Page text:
The Well of Zam zam is a well located within the Masjid al Haram in Mecca, Saudi Arabia, 20 meters east of the Kaaba (see Kaaba Old Photos of 1880 & 1953), the holiest place in Islam. According to Islamic tradition it was a miraculously- generated source of water, which began thousands of years ago when Ibraham’s infant son was thirsty and kept crying for water and was kicking at the ground when water gushed out. Millions of pilgrims visit the well each year while performing the Hajj or Umrah pilgrimages, in order to drink its water. By Saudi law, the water cannot be sold outside of the kingdom, but because of strong demand there is a thriving market in fake Zamzam water in other countries.
Here are some interesting facts about Zam zam water:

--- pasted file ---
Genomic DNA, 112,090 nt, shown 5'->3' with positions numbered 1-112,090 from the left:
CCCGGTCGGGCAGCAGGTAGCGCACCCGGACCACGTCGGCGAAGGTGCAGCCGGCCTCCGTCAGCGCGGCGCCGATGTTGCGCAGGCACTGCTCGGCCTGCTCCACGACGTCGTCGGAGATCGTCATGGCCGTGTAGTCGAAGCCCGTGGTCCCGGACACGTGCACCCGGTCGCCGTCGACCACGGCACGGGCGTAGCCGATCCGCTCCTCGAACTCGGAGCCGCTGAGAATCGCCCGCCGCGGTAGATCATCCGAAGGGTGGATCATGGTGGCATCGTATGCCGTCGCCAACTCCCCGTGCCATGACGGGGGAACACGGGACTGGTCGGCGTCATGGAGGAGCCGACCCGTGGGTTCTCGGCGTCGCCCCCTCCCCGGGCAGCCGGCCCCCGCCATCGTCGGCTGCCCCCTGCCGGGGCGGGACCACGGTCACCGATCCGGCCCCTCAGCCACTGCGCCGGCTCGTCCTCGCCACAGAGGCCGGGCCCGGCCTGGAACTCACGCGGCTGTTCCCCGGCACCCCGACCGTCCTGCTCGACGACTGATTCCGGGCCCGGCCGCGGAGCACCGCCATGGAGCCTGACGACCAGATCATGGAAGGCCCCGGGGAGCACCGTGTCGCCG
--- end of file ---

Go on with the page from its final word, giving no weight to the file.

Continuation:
- The Zamzam well was excavated by hand, and is about 30 metres deep and 1.08 to 2.66 metres in diameter.
- It started 4000 yrs ago.
- Zamzam water has no colour or smell, but it has a distinct taste, and its pH is 7.9-8.0, indicating that it is alkaline to some extent.
- This well has never dried up. On the contrary it has always fulfilled the demand for water.
- Never changed the taste, no Algea or plant growth in the pond, thus no disease caused.
- It has always maintained the same salt composition and taste ever since it came into existence.
- Its potability has always been universally recognised as pilgrims from all over the world visit Khaan-i-Ka’aba every year for hajj and umrah, but have never complained about it. Instead, they have always enjoyed the water that refreshes them.
- Water tastes different at different places.
- Aab-i-Zumzum’ s appeal has always been universal.